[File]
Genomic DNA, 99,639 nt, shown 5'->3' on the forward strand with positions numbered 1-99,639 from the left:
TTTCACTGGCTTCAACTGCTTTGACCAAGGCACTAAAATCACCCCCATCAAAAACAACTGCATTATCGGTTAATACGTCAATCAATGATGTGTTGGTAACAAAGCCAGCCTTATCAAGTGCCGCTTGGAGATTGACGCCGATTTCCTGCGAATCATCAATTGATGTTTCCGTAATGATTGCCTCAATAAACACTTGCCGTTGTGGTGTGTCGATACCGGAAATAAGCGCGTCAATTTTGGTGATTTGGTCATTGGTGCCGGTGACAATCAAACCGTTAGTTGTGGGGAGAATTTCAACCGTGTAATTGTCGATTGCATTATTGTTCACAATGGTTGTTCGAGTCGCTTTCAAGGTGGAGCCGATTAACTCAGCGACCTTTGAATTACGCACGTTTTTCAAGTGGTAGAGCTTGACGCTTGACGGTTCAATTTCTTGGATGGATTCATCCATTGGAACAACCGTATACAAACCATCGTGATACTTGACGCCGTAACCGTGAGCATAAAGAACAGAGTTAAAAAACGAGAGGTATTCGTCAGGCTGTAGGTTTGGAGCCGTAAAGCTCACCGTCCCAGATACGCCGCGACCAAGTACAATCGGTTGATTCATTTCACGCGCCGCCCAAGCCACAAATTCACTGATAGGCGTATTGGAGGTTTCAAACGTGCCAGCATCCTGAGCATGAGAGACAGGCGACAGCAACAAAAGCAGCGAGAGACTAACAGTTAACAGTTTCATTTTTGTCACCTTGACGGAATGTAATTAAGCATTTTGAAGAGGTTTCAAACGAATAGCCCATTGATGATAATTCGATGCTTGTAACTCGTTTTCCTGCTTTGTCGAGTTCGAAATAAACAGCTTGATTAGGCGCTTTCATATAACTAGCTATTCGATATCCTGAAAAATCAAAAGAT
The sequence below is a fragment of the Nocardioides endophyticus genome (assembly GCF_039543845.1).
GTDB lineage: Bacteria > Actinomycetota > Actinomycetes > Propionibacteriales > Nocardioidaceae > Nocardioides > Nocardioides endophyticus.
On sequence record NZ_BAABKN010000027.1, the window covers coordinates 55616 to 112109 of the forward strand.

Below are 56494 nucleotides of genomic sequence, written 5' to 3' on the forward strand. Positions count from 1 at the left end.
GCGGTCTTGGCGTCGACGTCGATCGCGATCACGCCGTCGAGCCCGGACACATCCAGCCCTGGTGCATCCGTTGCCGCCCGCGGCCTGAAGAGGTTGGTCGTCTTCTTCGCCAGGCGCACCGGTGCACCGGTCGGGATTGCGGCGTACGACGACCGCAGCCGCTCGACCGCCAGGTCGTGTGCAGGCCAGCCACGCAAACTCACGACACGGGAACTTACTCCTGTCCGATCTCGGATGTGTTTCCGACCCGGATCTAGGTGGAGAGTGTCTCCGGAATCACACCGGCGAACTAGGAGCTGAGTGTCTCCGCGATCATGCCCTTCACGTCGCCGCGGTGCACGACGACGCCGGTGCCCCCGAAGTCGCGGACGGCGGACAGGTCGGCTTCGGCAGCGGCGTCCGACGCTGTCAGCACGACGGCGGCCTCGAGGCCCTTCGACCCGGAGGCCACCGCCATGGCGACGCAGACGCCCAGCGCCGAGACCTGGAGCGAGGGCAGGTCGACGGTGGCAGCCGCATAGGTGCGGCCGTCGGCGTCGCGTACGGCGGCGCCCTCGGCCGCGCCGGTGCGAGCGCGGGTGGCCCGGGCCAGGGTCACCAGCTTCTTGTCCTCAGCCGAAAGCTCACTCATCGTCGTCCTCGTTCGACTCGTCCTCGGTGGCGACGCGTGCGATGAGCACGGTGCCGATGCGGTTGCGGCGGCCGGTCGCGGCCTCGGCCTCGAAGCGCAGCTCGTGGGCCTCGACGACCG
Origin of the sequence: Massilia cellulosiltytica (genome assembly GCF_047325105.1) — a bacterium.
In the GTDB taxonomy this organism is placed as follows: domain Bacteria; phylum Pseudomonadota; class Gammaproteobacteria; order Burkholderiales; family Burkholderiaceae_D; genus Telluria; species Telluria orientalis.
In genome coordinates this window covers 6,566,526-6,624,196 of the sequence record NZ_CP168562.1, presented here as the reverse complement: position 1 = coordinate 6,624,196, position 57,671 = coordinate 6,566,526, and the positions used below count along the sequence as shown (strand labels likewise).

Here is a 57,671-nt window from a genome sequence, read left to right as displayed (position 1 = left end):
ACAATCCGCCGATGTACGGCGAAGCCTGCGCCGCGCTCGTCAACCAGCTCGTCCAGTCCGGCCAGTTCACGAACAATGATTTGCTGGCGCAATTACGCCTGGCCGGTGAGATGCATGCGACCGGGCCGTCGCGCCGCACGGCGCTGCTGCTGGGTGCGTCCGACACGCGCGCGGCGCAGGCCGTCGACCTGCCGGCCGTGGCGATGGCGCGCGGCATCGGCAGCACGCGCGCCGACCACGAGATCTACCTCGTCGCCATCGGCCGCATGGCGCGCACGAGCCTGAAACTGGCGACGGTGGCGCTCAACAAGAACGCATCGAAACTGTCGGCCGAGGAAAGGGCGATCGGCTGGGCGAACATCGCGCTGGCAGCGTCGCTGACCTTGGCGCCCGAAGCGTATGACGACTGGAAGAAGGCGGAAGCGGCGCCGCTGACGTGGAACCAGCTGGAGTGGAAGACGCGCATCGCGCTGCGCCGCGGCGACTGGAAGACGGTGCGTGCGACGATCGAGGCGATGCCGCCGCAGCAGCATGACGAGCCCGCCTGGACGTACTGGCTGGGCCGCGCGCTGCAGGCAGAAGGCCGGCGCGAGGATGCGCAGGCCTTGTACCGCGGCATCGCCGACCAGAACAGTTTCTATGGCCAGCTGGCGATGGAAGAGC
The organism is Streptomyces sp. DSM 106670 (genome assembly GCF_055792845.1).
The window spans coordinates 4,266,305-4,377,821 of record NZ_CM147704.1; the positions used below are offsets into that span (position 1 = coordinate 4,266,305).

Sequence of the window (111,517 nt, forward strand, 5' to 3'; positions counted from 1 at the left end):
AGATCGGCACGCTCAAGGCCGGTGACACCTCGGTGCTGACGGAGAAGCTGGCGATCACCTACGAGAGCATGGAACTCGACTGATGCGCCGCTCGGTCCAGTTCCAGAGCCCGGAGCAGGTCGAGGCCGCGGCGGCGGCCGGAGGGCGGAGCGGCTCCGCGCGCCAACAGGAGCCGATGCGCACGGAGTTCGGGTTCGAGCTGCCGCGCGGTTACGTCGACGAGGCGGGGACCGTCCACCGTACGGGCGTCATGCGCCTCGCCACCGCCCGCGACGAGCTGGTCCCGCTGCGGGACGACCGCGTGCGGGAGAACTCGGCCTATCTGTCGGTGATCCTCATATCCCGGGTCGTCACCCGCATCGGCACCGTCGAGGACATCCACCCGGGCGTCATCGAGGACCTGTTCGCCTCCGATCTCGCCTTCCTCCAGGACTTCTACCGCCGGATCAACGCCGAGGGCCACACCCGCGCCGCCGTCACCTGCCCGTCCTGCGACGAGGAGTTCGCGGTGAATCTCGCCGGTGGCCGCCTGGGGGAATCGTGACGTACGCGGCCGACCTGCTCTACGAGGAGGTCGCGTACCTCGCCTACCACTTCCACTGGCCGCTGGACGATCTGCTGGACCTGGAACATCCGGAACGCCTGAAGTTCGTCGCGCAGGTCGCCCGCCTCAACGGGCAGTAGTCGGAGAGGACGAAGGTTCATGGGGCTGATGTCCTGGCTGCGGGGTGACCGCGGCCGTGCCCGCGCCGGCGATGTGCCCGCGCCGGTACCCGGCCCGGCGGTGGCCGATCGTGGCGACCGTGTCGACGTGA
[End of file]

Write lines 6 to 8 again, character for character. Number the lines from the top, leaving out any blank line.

Below are 56494 nucleotides of genomic sequence, written 5' to 3' on the forward strand. Positions count from 1 at the left end.
GCGGTCTTGGCGTCGACGTCGATCGCGATCACGCCGTCGAGCCCGGACACATCCAGCCCTGGTGCATCCGTTGCCGCCCGCGGCCTGAAGAGGTTGGTCGTCTTCTTCGCCAGGCGCACCGGTGCACCGGTCGGGATTGCGGCGTACGACGACCGCAGCCGCTCGACCGCCAGGTCGTGTGCAGGCCAGCCACGCAAACTCACGACACGGGAACTTACTCCTGTCCGATCTCGGATGTGTTTCCGACCCGGATCTAGGTGGAGAGTGTCTCCGGAATCACACCGGCGAACTAGGAGCTGAGTGTCTCCGCGATCATGCCCTTCACGTCGCCGCGGTGCACGACGACGCCGGTGCCCCCGAAGTCGCGGACGGCGGACAGGTCGGCTTCGGCAGCGGCGTCCGACGCTGTCAGCACGACGGCGGCCTCGAGGCCCTTCGACCCGGAGGCCACCGCCATGGCGACGCAGACGCCCAGCGCCGAGACCTGGAGCGAGGGCAGGTCGACGGTGGCAGCCGCATAGGTGCGGCCGTCGGCGTCGCGTACGGCGGCGCCCTCGGCCGCGCCGGTGCGAGCGCGGGTGGCCCGGGCCAGGGTCACCAGCTTCTTGTCCTCAGCCGAAAGCTCACTCATCGTCGTCCTCGTTCGACTCGTCCTCGGTGGCGACGCGTGCGATGAGCACGGTGCCGATGCGGTTGCGGCGGCCGGTCGCGGCCTCGGCCTCGAAGCGCAGCTCGTGGGCCTCGACGACCG
Origin of the sequence: Massilia cellulosiltytica (genome assembly GCF_047325105.1) — a bacterium.